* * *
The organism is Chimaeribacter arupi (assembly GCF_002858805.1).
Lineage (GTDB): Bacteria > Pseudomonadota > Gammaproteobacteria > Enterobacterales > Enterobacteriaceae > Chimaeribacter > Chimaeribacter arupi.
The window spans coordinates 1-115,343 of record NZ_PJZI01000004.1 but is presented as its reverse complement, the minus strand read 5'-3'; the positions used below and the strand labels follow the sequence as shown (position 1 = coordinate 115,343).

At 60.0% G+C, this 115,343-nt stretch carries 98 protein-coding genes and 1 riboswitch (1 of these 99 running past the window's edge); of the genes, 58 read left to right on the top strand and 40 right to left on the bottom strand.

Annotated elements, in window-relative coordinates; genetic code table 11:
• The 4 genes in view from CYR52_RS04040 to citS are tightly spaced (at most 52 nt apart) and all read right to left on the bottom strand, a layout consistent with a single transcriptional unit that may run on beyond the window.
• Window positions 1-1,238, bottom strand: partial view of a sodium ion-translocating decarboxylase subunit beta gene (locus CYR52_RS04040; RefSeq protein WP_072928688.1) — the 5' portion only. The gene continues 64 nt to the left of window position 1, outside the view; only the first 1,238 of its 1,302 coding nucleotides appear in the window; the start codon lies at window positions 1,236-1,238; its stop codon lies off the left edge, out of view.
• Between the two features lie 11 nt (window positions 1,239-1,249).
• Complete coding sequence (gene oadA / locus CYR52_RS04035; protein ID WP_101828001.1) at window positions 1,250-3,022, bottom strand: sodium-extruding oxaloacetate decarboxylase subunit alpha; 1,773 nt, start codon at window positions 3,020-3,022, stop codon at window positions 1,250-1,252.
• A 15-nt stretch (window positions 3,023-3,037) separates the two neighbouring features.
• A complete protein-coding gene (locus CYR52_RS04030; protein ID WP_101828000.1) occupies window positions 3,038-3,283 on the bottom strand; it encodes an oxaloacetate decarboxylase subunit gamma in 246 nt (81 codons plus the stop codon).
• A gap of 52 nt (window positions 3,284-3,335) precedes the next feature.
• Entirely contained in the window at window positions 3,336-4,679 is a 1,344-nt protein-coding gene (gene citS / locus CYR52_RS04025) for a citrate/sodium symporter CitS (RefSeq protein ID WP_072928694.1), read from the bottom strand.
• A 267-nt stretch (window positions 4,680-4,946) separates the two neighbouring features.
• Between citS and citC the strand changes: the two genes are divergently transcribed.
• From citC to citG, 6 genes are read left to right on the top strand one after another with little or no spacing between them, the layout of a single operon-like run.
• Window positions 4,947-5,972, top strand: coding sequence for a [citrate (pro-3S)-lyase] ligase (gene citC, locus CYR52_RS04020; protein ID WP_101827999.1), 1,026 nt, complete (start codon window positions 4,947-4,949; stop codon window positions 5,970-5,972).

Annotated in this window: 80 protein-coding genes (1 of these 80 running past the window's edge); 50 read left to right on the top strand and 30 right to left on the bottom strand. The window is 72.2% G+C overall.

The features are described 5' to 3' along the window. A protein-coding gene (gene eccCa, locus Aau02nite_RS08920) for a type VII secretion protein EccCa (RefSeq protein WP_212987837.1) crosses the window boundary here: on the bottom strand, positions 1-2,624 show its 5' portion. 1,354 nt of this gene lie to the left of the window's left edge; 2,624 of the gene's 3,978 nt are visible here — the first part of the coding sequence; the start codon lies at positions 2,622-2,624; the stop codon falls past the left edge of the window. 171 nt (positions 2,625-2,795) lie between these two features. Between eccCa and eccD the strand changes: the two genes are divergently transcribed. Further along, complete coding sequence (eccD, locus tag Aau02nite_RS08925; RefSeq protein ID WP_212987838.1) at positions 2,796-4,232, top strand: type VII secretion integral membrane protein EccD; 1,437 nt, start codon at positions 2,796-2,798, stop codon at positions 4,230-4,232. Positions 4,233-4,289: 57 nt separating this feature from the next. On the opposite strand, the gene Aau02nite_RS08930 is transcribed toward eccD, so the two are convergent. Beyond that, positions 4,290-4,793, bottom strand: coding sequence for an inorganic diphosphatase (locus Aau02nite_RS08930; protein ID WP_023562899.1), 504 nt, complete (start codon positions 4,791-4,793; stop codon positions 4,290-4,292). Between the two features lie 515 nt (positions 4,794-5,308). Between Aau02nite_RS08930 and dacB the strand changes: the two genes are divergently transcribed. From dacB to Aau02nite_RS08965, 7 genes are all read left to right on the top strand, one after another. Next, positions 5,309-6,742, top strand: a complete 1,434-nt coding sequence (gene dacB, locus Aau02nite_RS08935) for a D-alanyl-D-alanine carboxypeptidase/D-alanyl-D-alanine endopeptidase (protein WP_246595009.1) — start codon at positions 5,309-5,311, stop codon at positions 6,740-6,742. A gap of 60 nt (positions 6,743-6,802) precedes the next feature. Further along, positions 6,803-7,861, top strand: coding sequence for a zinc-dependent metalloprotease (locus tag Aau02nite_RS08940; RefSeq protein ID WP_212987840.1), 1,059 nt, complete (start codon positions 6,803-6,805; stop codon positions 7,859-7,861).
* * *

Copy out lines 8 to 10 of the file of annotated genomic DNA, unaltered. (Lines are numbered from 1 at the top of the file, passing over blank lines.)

• Between the two features lie 11 nt (window positions 1,239-1,249).
• Complete coding sequence (gene oadA / locus CYR52_RS04035; protein ID WP_101828001.1) at window positions 1,250-3,022, bottom strand: sodium-extruding oxaloacetate decarboxylase subunit alpha; 1,773 nt, start codon at window positions 3,020-3,022, stop codon at window positions 1,250-1,252.
• A 15-nt stretch (window positions 3,023-3,037) separates the two neighbouring features.